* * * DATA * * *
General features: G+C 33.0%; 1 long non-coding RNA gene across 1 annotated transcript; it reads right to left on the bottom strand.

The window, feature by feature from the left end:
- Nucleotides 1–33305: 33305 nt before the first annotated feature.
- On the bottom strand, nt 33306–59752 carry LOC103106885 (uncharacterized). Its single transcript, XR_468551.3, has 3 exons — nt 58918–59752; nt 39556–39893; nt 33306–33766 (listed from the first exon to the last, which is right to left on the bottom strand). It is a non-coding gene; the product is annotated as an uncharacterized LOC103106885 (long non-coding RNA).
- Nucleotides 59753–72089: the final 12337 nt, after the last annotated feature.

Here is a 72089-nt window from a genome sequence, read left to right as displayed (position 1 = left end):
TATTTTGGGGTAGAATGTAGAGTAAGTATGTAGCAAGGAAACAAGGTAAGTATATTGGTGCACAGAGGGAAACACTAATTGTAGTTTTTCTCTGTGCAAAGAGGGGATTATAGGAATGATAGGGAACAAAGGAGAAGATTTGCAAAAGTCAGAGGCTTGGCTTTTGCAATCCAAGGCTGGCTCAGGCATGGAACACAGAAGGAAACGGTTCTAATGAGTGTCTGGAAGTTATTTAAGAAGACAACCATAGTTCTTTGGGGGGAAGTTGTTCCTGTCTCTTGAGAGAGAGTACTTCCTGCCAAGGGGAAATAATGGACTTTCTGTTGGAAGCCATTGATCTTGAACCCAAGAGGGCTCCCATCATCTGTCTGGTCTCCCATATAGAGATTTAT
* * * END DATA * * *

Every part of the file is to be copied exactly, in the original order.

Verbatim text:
General features: G+C 33.0%; 1 long non-coding RNA gene across 1 annotated transcript; it reads right to left on the bottom strand.

The window, feature by feature from the left end:
- Nucleotides 1–33305: 33305 nt before the first annotated feature.
- On the bottom strand, nt 33306–59752 carry LOC103106885 (uncharacterized). Its single transcript, XR_468551.3, has 3 exons — nt 58918–59752; nt 39556–39893; nt 33306–33766 (listed from the first exon to the last, which is right to left on the bottom strand). It is a non-coding gene; the product is annotated as an uncharacterized LOC103106885 (long non-coding RNA).
- Nucleotides 59753–72089: the final 12337 nt, after the last annotated feature.

Here is a 72089-nt window from a genome sequence, read left to right as displayed (position 1 = left end):
TATTTTGGGGTAGAATGTAGAGTAAGTATGTAGCAAGGAAACAAGGTAAGTATATTGGTGCACAGAGGGAAACACTAATTGTAGTTTTTCTCTGTGCAAAGAGGGGATTATAGGAATGATAGGGAACAAAGGAGAAGATTTGCAAAAGTCAGAGGCTTGGCTTTTGCAATCCAAGGCTGGCTCAGGCATGGAACACAGAAGGAAACGGTTCTAATGAGTGTCTGGAAGTTATTTAAGAAGACAACCATAGTTCTTTGGGGGGAAGTTGTTCCTGTCTCTTGAGAGAGAGTACTTCCTGCCAAGGGGAAATAATGGACTTTCTGTTGGAAGCCATTGATCTTGAACCCAAGAGGGCTCCCATCATCTGTCTGGTCTCCCATATAGAGATTTAT